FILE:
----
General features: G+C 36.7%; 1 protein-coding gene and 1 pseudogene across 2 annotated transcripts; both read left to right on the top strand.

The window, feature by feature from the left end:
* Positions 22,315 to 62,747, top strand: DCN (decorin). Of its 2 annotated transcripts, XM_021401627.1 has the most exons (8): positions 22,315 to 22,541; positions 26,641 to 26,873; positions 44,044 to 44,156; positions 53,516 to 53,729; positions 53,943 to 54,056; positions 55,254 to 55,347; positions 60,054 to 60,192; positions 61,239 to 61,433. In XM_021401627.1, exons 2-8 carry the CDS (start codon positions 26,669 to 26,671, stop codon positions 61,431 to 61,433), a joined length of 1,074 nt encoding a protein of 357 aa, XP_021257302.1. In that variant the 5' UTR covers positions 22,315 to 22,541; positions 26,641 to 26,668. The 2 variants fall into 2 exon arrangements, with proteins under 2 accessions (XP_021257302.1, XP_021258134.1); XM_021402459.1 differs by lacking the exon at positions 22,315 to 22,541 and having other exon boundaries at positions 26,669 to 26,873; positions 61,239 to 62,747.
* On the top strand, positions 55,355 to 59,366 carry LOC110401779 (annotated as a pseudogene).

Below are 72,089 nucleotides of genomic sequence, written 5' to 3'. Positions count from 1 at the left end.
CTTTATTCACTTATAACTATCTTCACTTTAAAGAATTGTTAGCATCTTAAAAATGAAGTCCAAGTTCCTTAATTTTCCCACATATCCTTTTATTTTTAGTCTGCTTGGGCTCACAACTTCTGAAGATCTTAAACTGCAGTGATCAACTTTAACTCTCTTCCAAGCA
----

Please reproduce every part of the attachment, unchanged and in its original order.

General features: G+C 36.7%; 1 protein-coding gene and 1 pseudogene across 2 annotated transcripts; both read left to right on the top strand.

The window, feature by feature from the left end:
* Positions 22,315 to 62,747, top strand: DCN (decorin). Of its 2 annotated transcripts, XM_021401627.1 has the most exons (8): positions 22,315 to 22,541; positions 26,641 to 26,873; positions 44,044 to 44,156; positions 53,516 to 53,729; positions 53,943 to 54,056; positions 55,254 to 55,347; positions 60,054 to 60,192; positions 61,239 to 61,433. In XM_021401627.1, exons 2-8 carry the CDS (start codon positions 26,669 to 26,671, stop codon positions 61,431 to 61,433), a joined length of 1,074 nt encoding a protein of 357 aa, XP_021257302.1. In that variant the 5' UTR covers positions 22,315 to 22,541; positions 26,641 to 26,668. The 2 variants fall into 2 exon arrangements, with proteins under 2 accessions (XP_021257302.1, XP_021258134.1); XM_021402459.1 differs by lacking the exon at positions 22,315 to 22,541 and having other exon boundaries at positions 26,669 to 26,873; positions 61,239 to 62,747.
* On the top strand, positions 55,355 to 59,366 carry LOC110401779 (annotated as a pseudogene).

Below are 72,089 nucleotides of genomic sequence, written 5' to 3'. Positions count from 1 at the left end.
CTTTATTCACTTATAACTATCTTCACTTTAAAGAATTGTTAGCATCTTAAAAATGAAGTCCAAGTTCCTTAATTTTCCCACATATCCTTTTATTTTTAGTCTGCTTGGGCTCACAACTTCTGAAGATCTTAAACTGCAGTGATCAACTTTAACTCTCTTCCAAGCA